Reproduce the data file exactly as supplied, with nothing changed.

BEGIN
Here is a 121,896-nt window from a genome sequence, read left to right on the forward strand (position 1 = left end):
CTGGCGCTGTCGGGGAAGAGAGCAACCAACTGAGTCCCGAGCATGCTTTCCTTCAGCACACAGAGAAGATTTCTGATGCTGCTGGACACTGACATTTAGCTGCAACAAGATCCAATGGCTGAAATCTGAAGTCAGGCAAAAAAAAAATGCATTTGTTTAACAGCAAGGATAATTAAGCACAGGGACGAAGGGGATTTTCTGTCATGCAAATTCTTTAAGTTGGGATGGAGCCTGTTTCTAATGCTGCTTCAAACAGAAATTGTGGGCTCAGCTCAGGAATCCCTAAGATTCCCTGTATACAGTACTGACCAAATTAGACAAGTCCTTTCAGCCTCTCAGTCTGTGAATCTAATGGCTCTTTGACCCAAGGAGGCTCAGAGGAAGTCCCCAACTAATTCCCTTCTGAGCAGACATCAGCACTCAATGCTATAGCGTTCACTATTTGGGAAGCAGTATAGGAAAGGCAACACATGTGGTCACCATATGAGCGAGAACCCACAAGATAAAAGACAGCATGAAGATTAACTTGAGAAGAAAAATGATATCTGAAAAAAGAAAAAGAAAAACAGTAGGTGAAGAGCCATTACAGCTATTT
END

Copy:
Here is a 121,896-nt window from a genome sequence, read left to right on the forward strand (position 1 = left end):
CTGGCGCTGTCGGGGAAGAGAGCAACCAACTGAGTCCCGAGCATGCTTTCCTTCAGCACACAGAGAAGATTTCTGATGCTGCTGGACACTGACATTTAGCTGCAACAAGATCCAATGGCTGAAATCTGAAGTCAGGCAAAAAAAAAATGCATTTGTTTAACAGCAAGGATAATTAAGCACAGGGACGAAGGGGATTTTCTGTCATGCAAATTCTTTAAGTTGGGATGGAGCCTGTTTCTAATGCTGCTTCAAACAGAAATTGTGGGCTCAGCTCAGGAATCCCTAAGATTCCCTGTATACAGTACTGACCAAATTAGACAAGTCCTTTCAGCCTCTCAGTCTGTGAATCTAATGGCTCTTTGACCCAAGGAGGCTCAGAGGAAGTCCCCAACTAATTCCCTTCTGAGCAGACATCAGCACTCAATGCTATAGCGTTCACTATTTGGGAAGCAGTATAGGAAAGGCAACACATGTGGTCACCATATGAGCGAGAACCCACAAGATAAAAGACAGCATGAAGATTAACTTGAGAAGAAAAATGATATCTGAAAAAAGAAAAAGAAAAACAGTAGGTGAAGAGCCATTACAGCTATTT